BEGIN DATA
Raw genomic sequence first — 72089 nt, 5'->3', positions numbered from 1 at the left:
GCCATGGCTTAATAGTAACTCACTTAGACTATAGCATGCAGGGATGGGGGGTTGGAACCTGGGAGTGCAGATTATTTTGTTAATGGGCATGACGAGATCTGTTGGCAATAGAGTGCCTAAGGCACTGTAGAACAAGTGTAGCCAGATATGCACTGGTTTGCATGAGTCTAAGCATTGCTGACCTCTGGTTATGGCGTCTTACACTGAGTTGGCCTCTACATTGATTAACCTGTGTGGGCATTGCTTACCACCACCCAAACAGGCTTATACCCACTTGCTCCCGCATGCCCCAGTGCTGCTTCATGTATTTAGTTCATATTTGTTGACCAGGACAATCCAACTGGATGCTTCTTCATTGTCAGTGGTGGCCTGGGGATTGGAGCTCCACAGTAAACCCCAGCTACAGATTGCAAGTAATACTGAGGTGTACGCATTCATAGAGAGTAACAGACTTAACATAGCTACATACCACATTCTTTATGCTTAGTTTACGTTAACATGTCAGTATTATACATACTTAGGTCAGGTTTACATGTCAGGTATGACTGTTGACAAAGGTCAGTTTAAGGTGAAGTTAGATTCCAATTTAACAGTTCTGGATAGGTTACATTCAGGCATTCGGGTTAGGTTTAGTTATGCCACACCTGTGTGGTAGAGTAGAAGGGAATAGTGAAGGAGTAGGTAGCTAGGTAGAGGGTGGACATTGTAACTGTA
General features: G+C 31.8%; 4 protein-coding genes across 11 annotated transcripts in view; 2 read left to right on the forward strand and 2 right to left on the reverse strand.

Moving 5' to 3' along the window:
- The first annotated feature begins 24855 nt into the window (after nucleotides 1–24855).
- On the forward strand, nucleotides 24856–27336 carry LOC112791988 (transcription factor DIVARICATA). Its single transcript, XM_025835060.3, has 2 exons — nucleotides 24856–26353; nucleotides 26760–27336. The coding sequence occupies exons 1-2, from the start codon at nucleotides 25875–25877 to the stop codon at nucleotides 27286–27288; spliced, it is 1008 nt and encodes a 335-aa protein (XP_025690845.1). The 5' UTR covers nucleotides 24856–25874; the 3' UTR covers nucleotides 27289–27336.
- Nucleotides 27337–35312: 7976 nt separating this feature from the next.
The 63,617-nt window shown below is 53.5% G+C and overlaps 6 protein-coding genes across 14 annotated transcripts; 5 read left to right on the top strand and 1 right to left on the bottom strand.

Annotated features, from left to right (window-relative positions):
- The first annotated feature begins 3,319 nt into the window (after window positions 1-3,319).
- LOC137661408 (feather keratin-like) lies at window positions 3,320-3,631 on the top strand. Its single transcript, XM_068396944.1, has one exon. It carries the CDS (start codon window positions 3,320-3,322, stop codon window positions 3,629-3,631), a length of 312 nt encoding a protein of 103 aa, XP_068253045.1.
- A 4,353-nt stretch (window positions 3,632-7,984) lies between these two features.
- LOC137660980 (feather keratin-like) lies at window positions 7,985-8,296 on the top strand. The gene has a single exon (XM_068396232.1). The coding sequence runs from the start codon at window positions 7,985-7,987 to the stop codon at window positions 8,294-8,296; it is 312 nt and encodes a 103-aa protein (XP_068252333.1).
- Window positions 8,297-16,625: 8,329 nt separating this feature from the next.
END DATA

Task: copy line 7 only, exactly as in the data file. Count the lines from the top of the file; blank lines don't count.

- Nucleotides 27337–35312: 7976 nt separating this feature from the next.